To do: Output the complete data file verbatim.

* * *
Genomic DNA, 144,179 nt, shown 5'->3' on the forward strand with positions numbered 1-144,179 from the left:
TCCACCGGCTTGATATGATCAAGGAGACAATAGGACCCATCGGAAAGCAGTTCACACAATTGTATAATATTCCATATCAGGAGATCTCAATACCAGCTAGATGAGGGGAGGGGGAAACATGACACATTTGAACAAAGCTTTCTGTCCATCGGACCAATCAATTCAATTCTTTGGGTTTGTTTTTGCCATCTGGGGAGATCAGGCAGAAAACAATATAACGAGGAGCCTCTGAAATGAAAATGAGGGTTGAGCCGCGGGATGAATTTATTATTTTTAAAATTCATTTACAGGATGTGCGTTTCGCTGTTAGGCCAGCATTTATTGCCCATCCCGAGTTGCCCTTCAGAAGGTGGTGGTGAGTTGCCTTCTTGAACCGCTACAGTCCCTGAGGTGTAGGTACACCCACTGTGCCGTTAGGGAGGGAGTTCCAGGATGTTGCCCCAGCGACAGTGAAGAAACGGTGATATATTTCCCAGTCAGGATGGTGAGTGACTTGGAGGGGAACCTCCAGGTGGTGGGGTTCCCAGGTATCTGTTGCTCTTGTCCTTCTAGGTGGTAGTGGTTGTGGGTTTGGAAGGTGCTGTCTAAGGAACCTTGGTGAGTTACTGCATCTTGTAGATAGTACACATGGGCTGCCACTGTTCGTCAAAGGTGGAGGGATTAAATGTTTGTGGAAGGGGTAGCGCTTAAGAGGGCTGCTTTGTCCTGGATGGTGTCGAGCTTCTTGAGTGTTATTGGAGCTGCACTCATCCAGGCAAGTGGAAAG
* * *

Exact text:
Genomic DNA, 144,179 nt, shown 5'->3' on the forward strand with positions numbered 1-144,179 from the left:
TCCACCGGCTTGATATGATCAAGGAGACAATAGGACCCATCGGAAAGCAGTTCACACAATTGTATAATATTCCATATCAGGAGATCTCAATACCAGCTAGATGAGGGGAGGGGGAAACATGACACATTTGAACAAAGCTTTCTGTCCATCGGACCAATCAATTCAATTCTTTGGGTTTGTTTTTGCCATCTGGGGAGATCAGGCAGAAAACAATATAACGAGGAGCCTCTGAAATGAAAATGAGGGTTGAGCCGCGGGATGAATTTATTATTTTTAAAATTCATTTACAGGATGTGCGTTTCGCTGTTAGGCCAGCATTTATTGCCCATCCCGAGTTGCCCTTCAGAAGGTGGTGGTGAGTTGCCTTCTTGAACCGCTACAGTCCCTGAGGTGTAGGTACACCCACTGTGCCGTTAGGGAGGGAGTTCCAGGATGTTGCCCCAGCGACAGTGAAGAAACGGTGATATATTTCCCAGTCAGGATGGTGAGTGACTTGGAGGGGAACCTCCAGGTGGTGGGGTTCCCAGGTATCTGTTGCTCTTGTCCTTCTAGGTGGTAGTGGTTGTGGGTTTGGAAGGTGCTGTCTAAGGAACCTTGGTGAGTTACTGCATCTTGTAGATAGTACACATGGGCTGCCACTGTTCGTCAAAGGTGGAGGGATTAAATGTTTGTGGAAGGGGTAGCGCTTAAGAGGGCTGCTTTGTCCTGGATGGTGTCGAGCTTCTTGAGTGTTATTGGAGCTGCACTCATCCAGGCAAGTGGAAAG